The suffete Zilalsan (Zllsn
), born c. 300 B.C., was the first leader on-record to have ruled the Massylian Numidians. We know nothing else about him, but an inscription from Mactar does identify his son as Nrwt
, who is clearly one in the same with the Naravas mentioned by Polybius. Naravas, evidently a Numidian prince with familial ties to Carthage, sided with Hamilcar Barca during the Libyan War and supplied a contingent of Numidian cavalry; Hamilcar, on his part, offered one of his daugthers in marriage.
A separate inscription from Thugga names another son of Zilalsan: king Gaia (Gyy
), father of Masinissa (Msnsn
). According to Livy, when Gaia passed away in 206 B.C., the kingship fell upon his brother Oezalces (from the Libyc Izalca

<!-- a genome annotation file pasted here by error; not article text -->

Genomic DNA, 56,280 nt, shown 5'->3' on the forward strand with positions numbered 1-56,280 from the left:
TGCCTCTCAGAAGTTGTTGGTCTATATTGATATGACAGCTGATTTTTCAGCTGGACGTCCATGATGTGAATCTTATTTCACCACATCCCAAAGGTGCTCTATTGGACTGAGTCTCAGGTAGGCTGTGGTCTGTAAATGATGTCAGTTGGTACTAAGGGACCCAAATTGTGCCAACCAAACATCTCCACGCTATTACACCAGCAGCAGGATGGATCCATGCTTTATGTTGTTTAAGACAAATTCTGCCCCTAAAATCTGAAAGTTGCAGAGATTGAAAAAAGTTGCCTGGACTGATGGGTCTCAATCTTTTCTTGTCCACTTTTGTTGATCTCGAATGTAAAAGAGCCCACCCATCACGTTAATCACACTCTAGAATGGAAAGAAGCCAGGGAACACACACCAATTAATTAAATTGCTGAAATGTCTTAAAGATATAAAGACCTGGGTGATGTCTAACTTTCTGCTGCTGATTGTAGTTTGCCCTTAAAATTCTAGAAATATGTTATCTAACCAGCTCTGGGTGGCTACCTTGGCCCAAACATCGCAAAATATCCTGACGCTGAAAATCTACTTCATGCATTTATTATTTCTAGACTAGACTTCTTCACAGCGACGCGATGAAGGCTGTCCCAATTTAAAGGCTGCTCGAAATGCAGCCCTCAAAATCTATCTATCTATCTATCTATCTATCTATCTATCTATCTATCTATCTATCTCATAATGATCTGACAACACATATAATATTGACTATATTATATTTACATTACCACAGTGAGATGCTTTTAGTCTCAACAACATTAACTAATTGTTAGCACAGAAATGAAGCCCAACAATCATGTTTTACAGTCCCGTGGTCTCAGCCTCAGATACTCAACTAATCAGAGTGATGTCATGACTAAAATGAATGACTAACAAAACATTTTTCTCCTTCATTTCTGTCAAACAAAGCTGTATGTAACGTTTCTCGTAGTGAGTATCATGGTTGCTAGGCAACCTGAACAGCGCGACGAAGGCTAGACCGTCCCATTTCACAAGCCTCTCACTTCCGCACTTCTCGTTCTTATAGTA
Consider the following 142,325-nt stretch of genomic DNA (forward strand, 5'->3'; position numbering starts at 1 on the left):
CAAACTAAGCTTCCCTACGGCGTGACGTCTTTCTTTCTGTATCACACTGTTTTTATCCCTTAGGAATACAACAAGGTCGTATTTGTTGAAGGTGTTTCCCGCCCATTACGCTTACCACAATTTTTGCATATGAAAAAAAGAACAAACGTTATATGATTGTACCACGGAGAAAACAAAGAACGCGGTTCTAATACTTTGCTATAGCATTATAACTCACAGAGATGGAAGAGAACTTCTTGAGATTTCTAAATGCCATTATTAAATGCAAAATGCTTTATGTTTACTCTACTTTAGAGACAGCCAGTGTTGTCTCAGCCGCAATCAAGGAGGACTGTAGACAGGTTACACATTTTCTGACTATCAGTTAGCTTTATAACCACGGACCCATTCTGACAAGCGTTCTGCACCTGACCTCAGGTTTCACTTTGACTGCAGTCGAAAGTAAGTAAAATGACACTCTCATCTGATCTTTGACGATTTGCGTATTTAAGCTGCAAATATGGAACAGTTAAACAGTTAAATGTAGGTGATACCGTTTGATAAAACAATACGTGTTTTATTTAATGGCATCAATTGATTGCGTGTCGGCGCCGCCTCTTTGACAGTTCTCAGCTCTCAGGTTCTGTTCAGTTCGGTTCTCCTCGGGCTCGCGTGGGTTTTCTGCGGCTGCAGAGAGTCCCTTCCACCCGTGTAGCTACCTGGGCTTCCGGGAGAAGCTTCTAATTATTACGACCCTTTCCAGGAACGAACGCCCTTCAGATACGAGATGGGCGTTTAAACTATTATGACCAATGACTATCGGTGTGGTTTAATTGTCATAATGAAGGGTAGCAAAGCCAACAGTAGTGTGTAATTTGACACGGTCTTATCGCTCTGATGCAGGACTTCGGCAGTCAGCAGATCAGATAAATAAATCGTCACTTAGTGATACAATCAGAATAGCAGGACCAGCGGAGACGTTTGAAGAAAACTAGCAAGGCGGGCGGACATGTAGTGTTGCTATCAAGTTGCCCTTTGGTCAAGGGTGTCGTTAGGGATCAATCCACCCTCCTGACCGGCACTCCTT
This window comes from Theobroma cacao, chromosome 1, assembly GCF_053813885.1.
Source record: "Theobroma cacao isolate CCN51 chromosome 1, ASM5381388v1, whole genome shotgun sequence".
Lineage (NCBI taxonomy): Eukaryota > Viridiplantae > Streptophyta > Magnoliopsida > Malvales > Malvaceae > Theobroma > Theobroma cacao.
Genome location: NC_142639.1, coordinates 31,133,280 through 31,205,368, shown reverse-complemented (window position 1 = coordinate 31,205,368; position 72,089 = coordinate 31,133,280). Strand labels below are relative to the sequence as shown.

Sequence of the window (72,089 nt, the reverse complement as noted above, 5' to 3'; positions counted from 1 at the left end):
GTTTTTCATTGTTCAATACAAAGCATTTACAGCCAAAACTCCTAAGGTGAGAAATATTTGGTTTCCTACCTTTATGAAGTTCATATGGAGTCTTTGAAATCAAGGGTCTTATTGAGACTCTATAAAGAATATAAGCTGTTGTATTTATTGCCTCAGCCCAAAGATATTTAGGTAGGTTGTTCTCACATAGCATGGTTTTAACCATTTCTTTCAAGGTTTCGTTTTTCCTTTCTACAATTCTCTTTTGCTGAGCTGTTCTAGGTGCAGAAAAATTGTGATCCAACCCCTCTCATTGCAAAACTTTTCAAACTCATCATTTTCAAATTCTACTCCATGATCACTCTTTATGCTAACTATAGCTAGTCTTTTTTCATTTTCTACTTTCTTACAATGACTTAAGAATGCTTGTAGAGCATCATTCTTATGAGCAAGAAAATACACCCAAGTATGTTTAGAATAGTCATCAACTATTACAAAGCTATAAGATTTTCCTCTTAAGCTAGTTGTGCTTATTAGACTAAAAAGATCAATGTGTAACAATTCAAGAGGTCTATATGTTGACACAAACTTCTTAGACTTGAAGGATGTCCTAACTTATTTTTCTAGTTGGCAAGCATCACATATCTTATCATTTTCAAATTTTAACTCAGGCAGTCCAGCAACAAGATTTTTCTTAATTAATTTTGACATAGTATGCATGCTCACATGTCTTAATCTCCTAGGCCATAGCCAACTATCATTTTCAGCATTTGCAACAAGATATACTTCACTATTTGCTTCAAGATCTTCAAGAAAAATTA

?). The aged king died shortly afterwards, and while Masinissa hurried back from Spain, Oezalces' eldest son Capussa (Kwsn
?) took the throne. However, Capussa proved to be a weak ruler, and a royal relative and rival named Mazaetullus (Msdl
) assembled an army against the new king. After killing Capussa in battle, Mazaetullus placed Oezalces' youngest son, the boy Lacumazes, on the throne and "contented himself with the modest title of Protector," (Livy 29.29.12
) though authority should have passed into the hands of Masinissa (the Carthaginians, who seemingly supported the coup, may have doubted Masinissa's loyalty). The rest is history: after a series of adventures, Masinissa eventually retook the throne and created the Numidian kingdom. His actions, endorsed by influential Romans, precipitated the fall of Carthage; yet this relationship would ultimately end with Numidia's incorporation into the Roman Empire.